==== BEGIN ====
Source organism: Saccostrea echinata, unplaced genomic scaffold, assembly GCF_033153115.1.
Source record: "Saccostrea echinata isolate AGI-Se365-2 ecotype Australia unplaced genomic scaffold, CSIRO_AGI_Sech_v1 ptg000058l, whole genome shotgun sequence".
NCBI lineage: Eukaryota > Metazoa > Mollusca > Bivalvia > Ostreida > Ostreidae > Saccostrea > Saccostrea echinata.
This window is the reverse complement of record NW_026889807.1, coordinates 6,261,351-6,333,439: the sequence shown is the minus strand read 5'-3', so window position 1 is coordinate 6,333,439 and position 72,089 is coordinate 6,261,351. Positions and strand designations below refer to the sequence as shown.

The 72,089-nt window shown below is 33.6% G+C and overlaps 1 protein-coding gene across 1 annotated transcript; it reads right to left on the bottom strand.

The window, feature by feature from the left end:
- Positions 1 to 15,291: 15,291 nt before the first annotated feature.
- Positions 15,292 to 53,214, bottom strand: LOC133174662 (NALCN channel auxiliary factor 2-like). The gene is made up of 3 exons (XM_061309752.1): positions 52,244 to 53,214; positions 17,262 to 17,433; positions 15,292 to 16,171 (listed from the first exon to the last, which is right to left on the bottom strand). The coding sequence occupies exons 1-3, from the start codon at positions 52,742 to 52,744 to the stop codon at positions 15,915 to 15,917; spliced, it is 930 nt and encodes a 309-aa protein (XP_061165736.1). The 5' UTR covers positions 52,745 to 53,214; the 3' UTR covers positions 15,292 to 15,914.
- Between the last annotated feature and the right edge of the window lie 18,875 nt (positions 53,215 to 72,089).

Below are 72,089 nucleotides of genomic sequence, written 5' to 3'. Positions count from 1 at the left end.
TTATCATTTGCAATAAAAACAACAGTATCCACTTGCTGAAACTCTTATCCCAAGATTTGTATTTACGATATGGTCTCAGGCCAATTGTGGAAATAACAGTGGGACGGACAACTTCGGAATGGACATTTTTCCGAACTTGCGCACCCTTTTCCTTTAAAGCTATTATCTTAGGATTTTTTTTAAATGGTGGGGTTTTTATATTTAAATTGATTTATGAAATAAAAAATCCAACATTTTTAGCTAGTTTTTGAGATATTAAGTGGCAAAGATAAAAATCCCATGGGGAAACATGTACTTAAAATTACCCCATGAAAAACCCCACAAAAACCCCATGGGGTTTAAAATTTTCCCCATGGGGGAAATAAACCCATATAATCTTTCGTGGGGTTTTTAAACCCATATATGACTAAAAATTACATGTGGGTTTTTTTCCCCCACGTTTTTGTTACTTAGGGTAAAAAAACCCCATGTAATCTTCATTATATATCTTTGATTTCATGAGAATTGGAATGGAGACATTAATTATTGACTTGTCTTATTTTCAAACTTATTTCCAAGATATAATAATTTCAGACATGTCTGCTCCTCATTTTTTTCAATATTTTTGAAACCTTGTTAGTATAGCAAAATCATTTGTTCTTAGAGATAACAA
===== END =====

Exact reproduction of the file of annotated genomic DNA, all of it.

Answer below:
Source organism: Saccostrea echinata, unplaced genomic scaffold, assembly GCF_033153115.1.
Source record: "Saccostrea echinata isolate AGI-Se365-2 ecotype Australia unplaced genomic scaffold, CSIRO_AGI_Sech_v1 ptg000058l, whole genome shotgun sequence".
NCBI lineage: Eukaryota > Metazoa > Mollusca > Bivalvia > Ostreida > Ostreidae > Saccostrea > Saccostrea echinata.
This window is the reverse complement of record NW_026889807.1, coordinates 6,261,351-6,333,439: the sequence shown is the minus strand read 5'-3', so window position 1 is coordinate 6,333,439 and position 72,089 is coordinate 6,261,351. Positions and strand designations below refer to the sequence as shown.

The 72,089-nt window shown below is 33.6% G+C and overlaps 1 protein-coding gene across 1 annotated transcript; it reads right to left on the bottom strand.

The window, feature by feature from the left end:
- Positions 1 to 15,291: 15,291 nt before the first annotated feature.
- Positions 15,292 to 53,214, bottom strand: LOC133174662 (NALCN channel auxiliary factor 2-like). The gene is made up of 3 exons (XM_061309752.1): positions 52,244 to 53,214; positions 17,262 to 17,433; positions 15,292 to 16,171 (listed from the first exon to the last, which is right to left on the bottom strand). The coding sequence occupies exons 1-3, from the start codon at positions 52,742 to 52,744 to the stop codon at positions 15,915 to 15,917; spliced, it is 930 nt and encodes a 309-aa protein (XP_061165736.1). The 5' UTR covers positions 52,745 to 53,214; the 3' UTR covers positions 15,292 to 15,914.
- Between the last annotated feature and the right edge of the window lie 18,875 nt (positions 53,215 to 72,089).

Below are 72,089 nucleotides of genomic sequence, written 5' to 3'. Positions count from 1 at the left end.
TTATCATTTGCAATAAAAACAACAGTATCCACTTGCTGAAACTCTTATCCCAAGATTTGTATTTACGATATGGTCTCAGGCCAATTGTGGAAATAACAGTGGGACGGACAACTTCGGAATGGACATTTTTCCGAACTTGCGCACCCTTTTCCTTTAAAGCTATTATCTTAGGATTTTTTTTAAATGGTGGGGTTTTTATATTTAAATTGATTTATGAAATAAAAAATCCAACATTTTTAGCTAGTTTTTGAGATATTAAGTGGCAAAGATAAAAATCCCATGGGGAAACATGTACTTAAAATTACCCCATGAAAAACCCCACAAAAACCCCATGGGGTTTAAAATTTTCCCCATGGGGGAAATAAACCCATATAATCTTTCGTGGGGTTTTTAAACCCATATATGACTAAAAATTACATGTGGGTTTTTTTCCCCCACGTTTTTGTTACTTAGGGTAAAAAAACCCCATGTAATCTTCATTATATATCTTTGATTTCATGAGAATTGGAATGGAGACATTAATTATTGACTTGTCTTATTTTCAAACTTATTTCCAAGATATAATAATTTCAGACATGTCTGCTCCTCATTTTTTTCAATATTTTTGAAACCTTGTTAGTATAGCAAAATCATTTGTTCTTAGAGATAACAA